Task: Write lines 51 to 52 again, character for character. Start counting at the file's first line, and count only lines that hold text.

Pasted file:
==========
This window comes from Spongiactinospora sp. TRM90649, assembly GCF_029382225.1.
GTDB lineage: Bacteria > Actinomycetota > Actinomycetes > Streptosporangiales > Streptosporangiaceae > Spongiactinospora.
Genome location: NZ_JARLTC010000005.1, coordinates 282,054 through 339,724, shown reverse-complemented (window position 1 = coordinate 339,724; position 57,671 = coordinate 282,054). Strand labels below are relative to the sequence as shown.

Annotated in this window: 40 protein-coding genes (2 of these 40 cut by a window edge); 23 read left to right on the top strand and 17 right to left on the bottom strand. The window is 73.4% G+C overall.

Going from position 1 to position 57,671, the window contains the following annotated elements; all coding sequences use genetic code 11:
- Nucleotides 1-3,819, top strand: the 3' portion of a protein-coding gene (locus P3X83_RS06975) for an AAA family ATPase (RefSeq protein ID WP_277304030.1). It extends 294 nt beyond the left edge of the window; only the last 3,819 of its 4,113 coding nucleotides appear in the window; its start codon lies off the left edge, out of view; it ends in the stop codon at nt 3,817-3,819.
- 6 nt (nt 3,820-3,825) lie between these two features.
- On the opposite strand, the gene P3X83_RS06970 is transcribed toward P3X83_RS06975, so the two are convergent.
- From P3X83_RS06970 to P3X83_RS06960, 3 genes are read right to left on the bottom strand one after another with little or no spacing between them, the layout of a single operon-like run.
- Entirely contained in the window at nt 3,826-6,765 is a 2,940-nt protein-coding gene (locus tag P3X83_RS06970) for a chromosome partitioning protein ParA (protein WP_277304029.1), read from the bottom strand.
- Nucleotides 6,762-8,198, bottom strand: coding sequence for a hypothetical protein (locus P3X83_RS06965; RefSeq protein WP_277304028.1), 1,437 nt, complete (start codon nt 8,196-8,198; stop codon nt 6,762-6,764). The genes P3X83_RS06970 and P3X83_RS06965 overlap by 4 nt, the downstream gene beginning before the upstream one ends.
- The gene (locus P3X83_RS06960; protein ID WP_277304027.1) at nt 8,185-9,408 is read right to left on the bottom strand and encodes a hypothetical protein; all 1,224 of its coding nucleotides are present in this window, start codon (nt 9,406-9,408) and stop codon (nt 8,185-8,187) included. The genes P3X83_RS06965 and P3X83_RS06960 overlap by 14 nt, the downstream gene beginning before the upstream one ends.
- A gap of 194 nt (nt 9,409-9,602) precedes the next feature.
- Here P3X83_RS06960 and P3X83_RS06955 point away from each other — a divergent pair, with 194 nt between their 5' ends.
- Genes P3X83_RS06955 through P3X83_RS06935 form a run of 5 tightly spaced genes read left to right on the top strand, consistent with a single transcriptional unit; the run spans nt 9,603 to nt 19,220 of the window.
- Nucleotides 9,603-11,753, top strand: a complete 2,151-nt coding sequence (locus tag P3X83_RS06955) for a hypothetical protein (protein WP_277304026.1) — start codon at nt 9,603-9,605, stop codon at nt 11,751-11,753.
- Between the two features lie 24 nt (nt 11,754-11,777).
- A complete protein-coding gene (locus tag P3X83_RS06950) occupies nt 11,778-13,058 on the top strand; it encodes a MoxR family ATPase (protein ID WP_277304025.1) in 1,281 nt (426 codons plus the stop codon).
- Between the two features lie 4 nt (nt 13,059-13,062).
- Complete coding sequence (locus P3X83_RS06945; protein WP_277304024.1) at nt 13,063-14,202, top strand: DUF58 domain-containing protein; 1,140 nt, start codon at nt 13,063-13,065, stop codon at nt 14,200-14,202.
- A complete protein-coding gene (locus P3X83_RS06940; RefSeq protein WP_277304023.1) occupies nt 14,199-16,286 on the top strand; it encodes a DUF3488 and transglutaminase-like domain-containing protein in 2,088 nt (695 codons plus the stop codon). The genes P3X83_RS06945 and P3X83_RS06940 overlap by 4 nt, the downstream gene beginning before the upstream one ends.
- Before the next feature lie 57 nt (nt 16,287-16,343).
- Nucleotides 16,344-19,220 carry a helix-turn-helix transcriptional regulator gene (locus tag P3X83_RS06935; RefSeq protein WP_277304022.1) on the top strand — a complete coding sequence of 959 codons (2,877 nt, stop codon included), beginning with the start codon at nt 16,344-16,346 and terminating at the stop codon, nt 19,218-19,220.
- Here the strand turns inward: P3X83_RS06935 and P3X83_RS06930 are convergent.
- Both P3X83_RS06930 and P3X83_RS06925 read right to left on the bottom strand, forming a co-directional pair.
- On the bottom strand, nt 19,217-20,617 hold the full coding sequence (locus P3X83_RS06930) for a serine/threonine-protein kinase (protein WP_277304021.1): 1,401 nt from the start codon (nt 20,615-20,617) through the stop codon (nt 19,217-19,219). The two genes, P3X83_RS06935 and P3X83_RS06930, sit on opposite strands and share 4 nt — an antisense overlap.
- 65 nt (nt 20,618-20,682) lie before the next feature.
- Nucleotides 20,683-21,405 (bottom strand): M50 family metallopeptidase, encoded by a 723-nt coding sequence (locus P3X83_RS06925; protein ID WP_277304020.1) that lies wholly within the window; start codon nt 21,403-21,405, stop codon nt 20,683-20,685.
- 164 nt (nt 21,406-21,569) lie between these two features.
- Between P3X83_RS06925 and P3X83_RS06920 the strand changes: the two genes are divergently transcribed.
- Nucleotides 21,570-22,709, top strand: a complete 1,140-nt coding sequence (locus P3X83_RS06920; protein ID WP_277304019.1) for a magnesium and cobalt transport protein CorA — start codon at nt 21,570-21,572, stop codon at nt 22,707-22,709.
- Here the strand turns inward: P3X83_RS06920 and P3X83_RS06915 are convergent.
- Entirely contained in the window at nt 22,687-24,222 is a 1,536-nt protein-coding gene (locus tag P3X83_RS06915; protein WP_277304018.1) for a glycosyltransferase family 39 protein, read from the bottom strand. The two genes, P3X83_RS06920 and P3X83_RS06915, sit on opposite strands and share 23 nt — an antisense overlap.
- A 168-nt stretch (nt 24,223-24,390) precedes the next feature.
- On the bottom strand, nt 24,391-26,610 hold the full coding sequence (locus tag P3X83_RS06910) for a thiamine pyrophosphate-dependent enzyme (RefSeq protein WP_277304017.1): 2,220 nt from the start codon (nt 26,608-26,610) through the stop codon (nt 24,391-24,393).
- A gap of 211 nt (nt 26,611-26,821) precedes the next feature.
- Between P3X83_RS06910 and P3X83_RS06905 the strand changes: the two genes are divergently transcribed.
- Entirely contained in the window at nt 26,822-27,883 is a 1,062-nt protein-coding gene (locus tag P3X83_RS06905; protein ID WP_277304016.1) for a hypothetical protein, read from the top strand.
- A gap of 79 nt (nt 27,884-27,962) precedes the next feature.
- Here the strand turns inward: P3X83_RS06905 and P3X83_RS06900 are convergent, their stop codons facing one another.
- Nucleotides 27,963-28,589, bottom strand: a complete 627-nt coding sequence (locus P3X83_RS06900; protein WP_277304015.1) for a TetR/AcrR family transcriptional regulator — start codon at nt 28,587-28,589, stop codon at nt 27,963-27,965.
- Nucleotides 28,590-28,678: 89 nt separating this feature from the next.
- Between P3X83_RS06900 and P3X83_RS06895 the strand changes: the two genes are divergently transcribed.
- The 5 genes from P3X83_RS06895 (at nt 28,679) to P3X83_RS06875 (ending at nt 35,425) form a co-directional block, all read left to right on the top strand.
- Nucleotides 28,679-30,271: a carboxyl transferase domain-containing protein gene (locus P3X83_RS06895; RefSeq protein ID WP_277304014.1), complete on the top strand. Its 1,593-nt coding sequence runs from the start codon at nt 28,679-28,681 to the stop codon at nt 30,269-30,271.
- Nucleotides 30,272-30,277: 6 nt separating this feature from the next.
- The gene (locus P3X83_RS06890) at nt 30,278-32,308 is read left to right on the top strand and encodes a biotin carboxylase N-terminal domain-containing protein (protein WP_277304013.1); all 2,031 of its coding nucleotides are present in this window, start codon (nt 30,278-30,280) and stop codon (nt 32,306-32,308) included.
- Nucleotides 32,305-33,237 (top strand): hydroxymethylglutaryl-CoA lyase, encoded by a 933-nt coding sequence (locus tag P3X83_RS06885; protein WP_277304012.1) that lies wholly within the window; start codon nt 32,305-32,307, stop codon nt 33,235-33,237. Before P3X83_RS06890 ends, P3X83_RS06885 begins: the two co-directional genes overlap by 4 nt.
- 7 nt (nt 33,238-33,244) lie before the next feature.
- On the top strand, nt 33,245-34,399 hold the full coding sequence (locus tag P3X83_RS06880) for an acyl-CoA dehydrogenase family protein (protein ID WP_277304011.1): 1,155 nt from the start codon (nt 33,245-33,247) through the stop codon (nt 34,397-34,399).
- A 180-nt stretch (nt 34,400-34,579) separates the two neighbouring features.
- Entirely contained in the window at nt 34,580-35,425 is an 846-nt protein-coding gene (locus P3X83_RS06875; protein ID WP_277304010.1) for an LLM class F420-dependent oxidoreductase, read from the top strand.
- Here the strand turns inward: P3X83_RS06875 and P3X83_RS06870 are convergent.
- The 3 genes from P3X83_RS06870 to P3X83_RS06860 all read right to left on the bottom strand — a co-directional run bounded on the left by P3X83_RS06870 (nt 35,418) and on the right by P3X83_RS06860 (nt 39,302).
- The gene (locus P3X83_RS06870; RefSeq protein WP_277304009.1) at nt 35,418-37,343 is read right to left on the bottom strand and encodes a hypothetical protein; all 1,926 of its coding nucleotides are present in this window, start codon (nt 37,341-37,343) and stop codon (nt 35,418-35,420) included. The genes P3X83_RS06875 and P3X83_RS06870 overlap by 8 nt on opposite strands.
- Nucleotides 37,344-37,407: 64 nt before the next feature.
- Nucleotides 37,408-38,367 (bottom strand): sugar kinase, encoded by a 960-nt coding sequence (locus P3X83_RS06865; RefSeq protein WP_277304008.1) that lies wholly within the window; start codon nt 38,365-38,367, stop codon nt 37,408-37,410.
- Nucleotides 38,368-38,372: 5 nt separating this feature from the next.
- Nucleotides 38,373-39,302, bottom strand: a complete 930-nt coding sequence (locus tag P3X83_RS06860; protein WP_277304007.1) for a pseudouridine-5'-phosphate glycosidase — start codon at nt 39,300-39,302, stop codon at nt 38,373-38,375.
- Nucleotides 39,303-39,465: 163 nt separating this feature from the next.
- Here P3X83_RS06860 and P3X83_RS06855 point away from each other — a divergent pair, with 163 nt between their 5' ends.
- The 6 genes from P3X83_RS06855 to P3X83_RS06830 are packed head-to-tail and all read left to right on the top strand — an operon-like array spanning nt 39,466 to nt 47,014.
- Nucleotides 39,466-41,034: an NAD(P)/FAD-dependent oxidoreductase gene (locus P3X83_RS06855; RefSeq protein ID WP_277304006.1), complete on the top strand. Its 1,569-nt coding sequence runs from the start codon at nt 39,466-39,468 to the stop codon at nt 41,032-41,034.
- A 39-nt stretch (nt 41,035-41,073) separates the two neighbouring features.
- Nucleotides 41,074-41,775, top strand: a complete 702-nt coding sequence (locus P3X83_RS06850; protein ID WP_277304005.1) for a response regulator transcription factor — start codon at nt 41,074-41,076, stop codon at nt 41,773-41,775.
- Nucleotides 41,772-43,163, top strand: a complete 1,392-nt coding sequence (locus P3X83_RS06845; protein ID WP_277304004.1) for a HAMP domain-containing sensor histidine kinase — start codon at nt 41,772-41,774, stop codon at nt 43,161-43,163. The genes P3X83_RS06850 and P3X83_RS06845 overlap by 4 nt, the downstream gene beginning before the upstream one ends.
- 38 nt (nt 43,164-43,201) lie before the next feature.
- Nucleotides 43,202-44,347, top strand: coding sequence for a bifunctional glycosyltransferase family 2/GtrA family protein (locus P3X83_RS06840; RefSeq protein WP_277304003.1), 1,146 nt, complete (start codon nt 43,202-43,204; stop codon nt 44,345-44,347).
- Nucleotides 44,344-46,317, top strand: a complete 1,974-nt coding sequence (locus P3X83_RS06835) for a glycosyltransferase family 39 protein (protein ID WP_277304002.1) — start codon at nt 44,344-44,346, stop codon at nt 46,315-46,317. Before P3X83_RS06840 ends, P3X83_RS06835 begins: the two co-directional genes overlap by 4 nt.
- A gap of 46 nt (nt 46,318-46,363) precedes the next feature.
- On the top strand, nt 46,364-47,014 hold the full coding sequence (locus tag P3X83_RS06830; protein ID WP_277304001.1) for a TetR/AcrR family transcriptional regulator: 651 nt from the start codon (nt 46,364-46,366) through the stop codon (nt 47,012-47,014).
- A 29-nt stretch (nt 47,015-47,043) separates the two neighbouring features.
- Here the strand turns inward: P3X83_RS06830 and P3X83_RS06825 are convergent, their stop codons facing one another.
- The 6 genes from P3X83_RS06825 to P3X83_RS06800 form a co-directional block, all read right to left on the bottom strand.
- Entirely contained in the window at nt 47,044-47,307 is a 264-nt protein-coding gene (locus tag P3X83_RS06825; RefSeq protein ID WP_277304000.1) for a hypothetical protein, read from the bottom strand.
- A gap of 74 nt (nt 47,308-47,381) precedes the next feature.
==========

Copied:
- A 180-nt stretch (nt 34,400-34,579) separates the two neighbouring features.
- Entirely contained in the window at nt 34,580-35,425 is an 846-nt protein-coding gene (locus P3X83_RS06875; protein ID WP_277304010.1) for an LLM class F420-dependent oxidoreductase, read from the top strand.